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The Return of Felix Trinidad

By Thomas Hauser: Felix Trinidad is one of the few fighters in boxing today who inspires true passion among his followers. "Tito" is a hero in his homeland of Puerto Rico. When he fights in New York, it's like carnival time and the Puerto Rican Day Parade rolled into one.

Twenty-nine months ago, Trinidad retired at age 29 with a record of 41 wins against a single loss. On Saturday night at Madison Square Garden, he returned to the ring against Ricardo Mayorga, whose signature victory was a 2003 knockout of Vernon Forrest for the WBC and WBA welterweight titles.

There were times when it looked as though the fight might not happen. Mayorga missed the kick-off press conference in New York, and news agencies in Nicaragua reported that he had been arrested on a charge of punching a man in the face and threatening him with a pistol. Ricardo denied the accusations. "I did no harm," he told the local press. "Actually I was the victim."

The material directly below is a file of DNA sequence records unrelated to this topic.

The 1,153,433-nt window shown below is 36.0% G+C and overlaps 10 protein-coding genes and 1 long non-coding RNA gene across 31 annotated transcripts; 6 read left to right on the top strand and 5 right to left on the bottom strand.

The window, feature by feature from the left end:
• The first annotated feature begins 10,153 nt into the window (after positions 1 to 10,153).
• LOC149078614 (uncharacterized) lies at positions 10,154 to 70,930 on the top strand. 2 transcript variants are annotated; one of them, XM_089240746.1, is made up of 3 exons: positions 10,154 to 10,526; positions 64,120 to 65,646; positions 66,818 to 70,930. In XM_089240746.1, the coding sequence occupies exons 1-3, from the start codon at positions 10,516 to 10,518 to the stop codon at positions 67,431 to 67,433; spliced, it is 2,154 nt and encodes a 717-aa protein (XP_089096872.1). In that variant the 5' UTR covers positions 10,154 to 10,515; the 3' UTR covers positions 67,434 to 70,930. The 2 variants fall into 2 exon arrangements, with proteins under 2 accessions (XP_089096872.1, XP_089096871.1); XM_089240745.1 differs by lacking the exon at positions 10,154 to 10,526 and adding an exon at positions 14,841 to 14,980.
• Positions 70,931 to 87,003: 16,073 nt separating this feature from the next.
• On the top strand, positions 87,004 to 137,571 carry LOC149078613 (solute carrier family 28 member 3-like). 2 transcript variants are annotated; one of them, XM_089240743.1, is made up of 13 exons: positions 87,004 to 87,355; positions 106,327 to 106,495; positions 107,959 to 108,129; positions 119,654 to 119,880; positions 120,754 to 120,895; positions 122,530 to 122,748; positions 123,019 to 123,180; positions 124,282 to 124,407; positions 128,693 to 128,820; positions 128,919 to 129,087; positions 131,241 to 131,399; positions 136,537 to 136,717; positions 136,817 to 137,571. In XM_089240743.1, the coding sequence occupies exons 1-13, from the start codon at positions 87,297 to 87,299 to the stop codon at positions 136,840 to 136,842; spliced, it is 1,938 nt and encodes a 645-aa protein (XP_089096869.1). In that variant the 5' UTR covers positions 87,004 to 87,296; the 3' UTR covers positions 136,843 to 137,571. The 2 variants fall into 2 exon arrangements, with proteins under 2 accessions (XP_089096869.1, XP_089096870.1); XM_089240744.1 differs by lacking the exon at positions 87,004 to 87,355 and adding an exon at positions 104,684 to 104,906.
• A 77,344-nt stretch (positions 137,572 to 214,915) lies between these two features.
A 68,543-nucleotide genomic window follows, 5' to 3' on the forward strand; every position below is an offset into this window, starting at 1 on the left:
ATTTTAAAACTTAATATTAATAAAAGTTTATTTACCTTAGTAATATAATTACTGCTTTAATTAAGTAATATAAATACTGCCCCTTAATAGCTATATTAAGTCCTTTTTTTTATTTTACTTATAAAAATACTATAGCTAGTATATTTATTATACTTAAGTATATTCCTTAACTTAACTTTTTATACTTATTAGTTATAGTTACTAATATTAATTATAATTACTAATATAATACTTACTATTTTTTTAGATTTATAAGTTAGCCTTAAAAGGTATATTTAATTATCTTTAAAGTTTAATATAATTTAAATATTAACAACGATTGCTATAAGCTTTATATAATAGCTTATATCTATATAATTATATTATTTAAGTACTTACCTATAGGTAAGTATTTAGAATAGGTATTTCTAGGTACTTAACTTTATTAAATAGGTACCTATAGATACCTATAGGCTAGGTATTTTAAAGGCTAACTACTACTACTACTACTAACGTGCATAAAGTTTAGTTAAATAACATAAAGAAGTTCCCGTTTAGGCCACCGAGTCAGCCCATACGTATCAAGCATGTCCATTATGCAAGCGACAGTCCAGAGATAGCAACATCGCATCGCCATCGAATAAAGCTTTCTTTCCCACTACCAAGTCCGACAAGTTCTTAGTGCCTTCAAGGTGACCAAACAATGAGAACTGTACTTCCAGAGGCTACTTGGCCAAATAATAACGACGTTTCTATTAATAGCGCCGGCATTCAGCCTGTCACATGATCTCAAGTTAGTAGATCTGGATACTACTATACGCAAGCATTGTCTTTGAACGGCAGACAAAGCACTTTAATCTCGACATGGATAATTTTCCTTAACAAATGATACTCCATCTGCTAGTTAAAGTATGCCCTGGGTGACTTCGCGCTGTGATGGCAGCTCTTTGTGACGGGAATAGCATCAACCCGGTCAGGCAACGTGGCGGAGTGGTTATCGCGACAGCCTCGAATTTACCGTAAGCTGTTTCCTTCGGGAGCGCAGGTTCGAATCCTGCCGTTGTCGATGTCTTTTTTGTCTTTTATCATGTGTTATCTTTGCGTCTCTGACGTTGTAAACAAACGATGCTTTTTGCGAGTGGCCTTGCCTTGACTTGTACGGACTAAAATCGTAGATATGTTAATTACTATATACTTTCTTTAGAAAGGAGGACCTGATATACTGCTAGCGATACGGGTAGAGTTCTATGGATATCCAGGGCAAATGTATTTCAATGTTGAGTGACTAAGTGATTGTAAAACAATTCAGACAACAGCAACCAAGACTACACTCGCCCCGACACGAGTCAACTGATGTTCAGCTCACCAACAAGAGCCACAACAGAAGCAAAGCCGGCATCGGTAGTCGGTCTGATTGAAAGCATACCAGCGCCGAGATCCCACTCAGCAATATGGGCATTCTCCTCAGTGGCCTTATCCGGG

Next, in mid-August, Mayorga halted training for an undisclosed period of time due to (choose one) flu-like symptoms or injuries suffered in an automobile accident in which he (did or didn't) drive his red BMW into a ditch. "It wasn't me" Mayorga said of the accident. "Yes, there was an accident; and yes, it was my car. But I was not the driver. I loaned the car to a friend and he was in the accident."